Let self-populating objects do work!


So, you're using a graphical user interface (GUI) control to pick from a standard set of values, say, a day of the week. Your code creates a drop down list then populates it kind of like this:

void MyViewClass:: constructGUI()
{
  DropdownControl dropDown;
  dropDown.append("Monday");
  dropDown.append("Tuesday");
  dropDown.append("Wednesday");
  ...
  ControlPanel panel;
  panel.add(dropDown );
}

Now what happens if you need to use an identical drop down list elsewhere?

You could copy and paste, ending up with:

void SomeOtherClass::doSomething()
{
  DropdownControl ctrl;
  ctrl.append("Monday");
  ctrl.append("Tuesday");
  ctrl.append("Wednesday");
  ...

  ControlPanel anotherPanel;
  anotherPanel.add(dropDown );
}

but that would be bad, making maintenance difficult and making it harder to understand the code. On top of bloating the code, you may improperly copy it. If you make changes to it you’ll then have to go find every other matching lines and update them too. Worse, someone later on makes changes to one set of lines but not both (now you’re starting to have a tangled ball of yarn in your system). If you’re lucky, you can recover the reasoning for the odd-ball change...

Well, you could create a static utility module pass in the DropdownControl as an argument then populate it there.

#include "MyUtility.h"

void MyViewClass::constructGUI()
{
  DropdownControl dropDown;
  MyUtility::populateWithWeekdays( dropdown );
  ControlPanel panel;
  panel.add(dropDown );
}

void SomeOtherClass::doSomething()
{
  DropdownControl dropDown;
  MyUtility::populateWithWeekdays( dropdown );
  ControlPanel anotherPanel;
  anotherPanel.add(dropDown );
}

Now you have less code and the desired logic is contained in one re-usable function; but hold on, you still have to include all the other utility code from MyUtility.h just to get at the one function you need. This bloats your executable and makes your code still more complicated than it should be because you’re referencing a module and function to which you’re passing an argument. The utility function arguably has too much knowledge of the object being populated. You’ll find having to create utility functions like this when working in ANSI C.

Do we really care or even want to worry about how the drop down list gets populated? We don’t want to know the detail - just give us the functionality and we’ll be on our way. That’s encapsulation and object oriented programming. You can do this in C++ and Java. Wouldn’t it be nice if we could just write:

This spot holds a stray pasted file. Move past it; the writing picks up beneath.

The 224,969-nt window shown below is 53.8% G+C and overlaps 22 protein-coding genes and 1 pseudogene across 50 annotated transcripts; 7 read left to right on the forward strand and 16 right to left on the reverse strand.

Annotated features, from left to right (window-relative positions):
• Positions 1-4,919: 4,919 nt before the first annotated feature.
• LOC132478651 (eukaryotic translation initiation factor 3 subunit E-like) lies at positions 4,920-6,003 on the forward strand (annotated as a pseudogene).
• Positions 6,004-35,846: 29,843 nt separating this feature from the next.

#include "WeekdayDropdownControl.h"

void MyViewClass::constructGUI()
{
  WeekdayDropdownControl dropDown;
  ControlPanel panel;
  panel.add(dropDown );
}

void SomeOtherClass::doSomething()
{
  WeekdayDropdownControl dropDown;
  ControlPanel anotherPanel;
  anotherPanel.add(dropDown );
}

You can do this by deriving a class from DropdownControl and only providing a default constructor. The constructor populates the drop down on construction. Finished! The problem is sealed in a jar and literally kept on the shelf for use in another recipe.

#include "DropdownControl.h"

class WeekdayDropdownControl : public DropdownControl
{
  public:
    WeekdayDropdownControl() : DropdownControl()
    {
      append("Monday");
      append("Tuesday");
      append("Wednesday");
      ...
    }
};

Now, you can use your self-populating objects easily wherever and whenever you want, including only the code you need and not an entire utility module. You don’t need to worry about how to populate the values. You can keep building your application knowing your object will exhibit a consistent and predictable behavior everywhere. If you need to make a change to the drop down, you won’t have to fish through your code to tie up all loose ends. You’ll know exactly where to look and the change will be immediate all across the board. If you need to move the drop down somewhere else or get rid of it altogether, it will be extremely easy. Your solutions will be more readable, elegant, less bug-prone, and you’ll save yourself time.

Permalink:
http://coderomp.blogspot.com/2010/03/let-self-populating-objects-do-work.html

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